Author Topic: How to politely request that work materials be delivered on time?  (Read 2602 times)

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LadyL

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How to politely request that work materials be delivered on time?
« on: September 13, 2012, 09:48:47 AM »
I am a teaching assistant for a course with a professor who seems very nice in person (she is enthusiastic about the course and pleasant) but over email, which is mostly how we correspond, she is very disorganized and it's starting to cause unnecessary stress and frustration. I am trying to find a way to proactively deal with this in a polite way.

Here's the deal: I was assigned to work with her before the semester. The class has a 90 minute lab component which is the part I will be teaching. Some professors let the assistants design and teach the labs, she is giving us pre-designed labs - that's fine, less work for me. She mentioned that we (her, me, and the other assistant - there are two labs) should meet on either one of two dates at the end of August to go over the syllabus and I said both dates worked. The morning of the first date I realized I still hadn't heard from her, so I emailed to ask "are we still meeting this week?" and she said she'd gotten bogged down with other things and we'd meet the first week of the semester instead. Not a big deal.

We had our meeting, went over details, one of which was that the first lab was an orientation and we could design the lab however we pleased (in subsequent weeks she would give us labs to do). So I spent some amount of time putting together a lesson plan, finding online materials, etc. Yesterday, a few hours before the lab was to start, she sends an email saying she has changed her mind and is giving us an assignment to do instead. The assignment overlapped significantly in terms of content with what I had planned on doing so I emailed her and told her this and asked if she didn't mind if I went ahead with my planned material. She said she "appreciated my enthusiasm and planning" but felt that my lab was too time consuming and potentially too complicated. I decided not to argue with her and agreed to do her lab, but did mention in my reply that I'd done a similar exercise with my students last semester and found they didn't have an issue getting through it in a similar time period. She said she felt this was a different group with different experience, but that if there was time I could do my exercise at the end of class - she sent this email literally 3 minutes before class was supposed to start so I didn't see it in time, and it would have been a redundant thing to do anyhow.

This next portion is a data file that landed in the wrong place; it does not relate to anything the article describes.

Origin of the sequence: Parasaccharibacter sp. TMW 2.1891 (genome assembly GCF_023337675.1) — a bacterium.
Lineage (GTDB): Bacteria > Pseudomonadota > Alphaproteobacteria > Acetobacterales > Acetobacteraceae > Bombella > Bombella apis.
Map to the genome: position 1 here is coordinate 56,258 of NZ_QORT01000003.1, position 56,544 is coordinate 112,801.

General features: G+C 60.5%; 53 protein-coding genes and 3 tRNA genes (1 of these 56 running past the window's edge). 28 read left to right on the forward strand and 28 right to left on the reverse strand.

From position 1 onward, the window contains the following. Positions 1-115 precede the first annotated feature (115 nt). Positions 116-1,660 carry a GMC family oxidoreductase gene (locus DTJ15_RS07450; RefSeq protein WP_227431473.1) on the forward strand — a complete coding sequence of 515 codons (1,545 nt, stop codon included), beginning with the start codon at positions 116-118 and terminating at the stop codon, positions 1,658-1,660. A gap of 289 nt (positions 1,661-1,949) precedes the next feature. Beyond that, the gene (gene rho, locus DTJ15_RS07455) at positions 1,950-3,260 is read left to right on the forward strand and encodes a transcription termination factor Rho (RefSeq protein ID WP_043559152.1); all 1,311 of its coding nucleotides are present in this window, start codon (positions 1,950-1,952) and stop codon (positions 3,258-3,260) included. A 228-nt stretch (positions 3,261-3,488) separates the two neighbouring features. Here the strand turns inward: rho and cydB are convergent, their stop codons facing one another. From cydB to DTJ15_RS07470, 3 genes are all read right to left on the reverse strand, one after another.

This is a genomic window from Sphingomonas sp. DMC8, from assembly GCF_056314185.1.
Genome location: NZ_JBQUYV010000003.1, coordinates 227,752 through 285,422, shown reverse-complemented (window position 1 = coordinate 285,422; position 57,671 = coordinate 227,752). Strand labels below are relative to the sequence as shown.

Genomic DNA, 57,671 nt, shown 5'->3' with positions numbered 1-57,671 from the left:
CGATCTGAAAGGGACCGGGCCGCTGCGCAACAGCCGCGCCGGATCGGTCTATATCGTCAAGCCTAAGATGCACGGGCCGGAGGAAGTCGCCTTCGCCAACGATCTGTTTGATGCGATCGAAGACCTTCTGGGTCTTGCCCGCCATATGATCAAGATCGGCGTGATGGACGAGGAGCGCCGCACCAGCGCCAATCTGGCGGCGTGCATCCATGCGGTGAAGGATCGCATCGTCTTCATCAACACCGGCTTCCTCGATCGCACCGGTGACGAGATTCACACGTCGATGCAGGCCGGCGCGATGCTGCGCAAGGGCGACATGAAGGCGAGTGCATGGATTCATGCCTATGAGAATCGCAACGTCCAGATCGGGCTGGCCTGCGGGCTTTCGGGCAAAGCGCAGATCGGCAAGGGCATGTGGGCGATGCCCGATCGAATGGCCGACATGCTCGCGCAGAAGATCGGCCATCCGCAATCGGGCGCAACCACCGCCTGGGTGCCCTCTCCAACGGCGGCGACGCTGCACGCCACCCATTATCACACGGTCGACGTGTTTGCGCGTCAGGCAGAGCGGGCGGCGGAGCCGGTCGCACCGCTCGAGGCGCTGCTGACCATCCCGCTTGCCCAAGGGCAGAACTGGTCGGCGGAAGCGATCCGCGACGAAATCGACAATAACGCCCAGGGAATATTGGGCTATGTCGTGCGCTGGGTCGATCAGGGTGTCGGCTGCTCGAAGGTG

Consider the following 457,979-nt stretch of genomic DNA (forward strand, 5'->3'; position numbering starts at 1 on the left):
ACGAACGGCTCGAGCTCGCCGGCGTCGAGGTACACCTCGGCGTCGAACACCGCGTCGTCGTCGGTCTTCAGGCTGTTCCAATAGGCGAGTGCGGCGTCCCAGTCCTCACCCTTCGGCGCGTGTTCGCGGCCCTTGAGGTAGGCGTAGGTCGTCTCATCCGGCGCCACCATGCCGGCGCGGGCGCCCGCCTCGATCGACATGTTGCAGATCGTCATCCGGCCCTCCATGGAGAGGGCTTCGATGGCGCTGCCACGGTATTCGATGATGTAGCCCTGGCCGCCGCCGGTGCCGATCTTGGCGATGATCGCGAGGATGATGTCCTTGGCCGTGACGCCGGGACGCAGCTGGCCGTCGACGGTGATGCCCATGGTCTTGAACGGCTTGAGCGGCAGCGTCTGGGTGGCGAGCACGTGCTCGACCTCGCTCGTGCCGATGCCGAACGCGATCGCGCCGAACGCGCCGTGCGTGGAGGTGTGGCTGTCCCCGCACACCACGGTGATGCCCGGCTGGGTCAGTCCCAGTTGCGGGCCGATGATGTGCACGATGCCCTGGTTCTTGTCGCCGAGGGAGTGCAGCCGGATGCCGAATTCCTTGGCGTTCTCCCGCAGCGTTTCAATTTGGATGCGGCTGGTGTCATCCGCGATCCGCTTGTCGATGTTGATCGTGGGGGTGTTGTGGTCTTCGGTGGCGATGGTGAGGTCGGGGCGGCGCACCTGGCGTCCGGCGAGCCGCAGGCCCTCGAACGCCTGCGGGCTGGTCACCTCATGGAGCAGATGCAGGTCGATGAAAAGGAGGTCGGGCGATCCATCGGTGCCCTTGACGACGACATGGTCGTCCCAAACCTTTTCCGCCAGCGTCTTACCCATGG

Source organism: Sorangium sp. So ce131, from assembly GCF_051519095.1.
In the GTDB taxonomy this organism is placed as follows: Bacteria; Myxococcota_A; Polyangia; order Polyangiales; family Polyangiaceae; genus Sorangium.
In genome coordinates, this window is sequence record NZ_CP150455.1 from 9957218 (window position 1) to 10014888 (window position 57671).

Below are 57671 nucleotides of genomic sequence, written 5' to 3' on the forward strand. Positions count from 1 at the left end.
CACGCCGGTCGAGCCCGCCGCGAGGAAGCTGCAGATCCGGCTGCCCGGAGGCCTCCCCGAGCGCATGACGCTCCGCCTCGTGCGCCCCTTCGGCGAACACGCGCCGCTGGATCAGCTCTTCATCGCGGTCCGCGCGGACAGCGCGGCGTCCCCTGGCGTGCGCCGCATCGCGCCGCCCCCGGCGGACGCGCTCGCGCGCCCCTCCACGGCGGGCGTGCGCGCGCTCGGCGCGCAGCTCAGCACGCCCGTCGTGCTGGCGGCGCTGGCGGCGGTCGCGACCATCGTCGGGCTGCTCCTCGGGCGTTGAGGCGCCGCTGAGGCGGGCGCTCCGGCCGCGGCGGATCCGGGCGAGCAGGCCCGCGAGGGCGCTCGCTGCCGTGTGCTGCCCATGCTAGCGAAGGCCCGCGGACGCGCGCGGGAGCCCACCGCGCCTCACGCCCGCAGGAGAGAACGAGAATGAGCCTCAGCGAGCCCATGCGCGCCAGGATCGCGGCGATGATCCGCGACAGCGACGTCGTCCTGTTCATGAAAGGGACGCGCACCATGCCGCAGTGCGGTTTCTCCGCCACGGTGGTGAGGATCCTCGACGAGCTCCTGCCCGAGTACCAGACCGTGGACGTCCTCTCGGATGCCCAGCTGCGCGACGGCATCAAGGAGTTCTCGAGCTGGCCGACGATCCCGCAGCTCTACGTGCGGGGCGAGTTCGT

My other issue, besides her habit of sending critical information last minute, is that whenever she emails information she can't seem to get it right the first time - or the second, or the third - she will email a copy of something like the syllabus, but then will send two more emails titled "CORRECTION" where she has changed something, like the section number was wrong for one of the labs, and then she realized the textbook edition wasn't listed correctly so each email has an updated attachment, and then she'll send a FOURTH email asking us to proofread the third corrected copy for errors! So my inbox is just full of stuff from her but most of it isn't even useful.

The other TA is just as frustrated with the last minute changes as I am and we might try to meet with her in person and gently ask if we could get information in a more timely manner - what is a polite way to get this across?



Enkidu

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Re: How to politely request that work materials be delivered on time?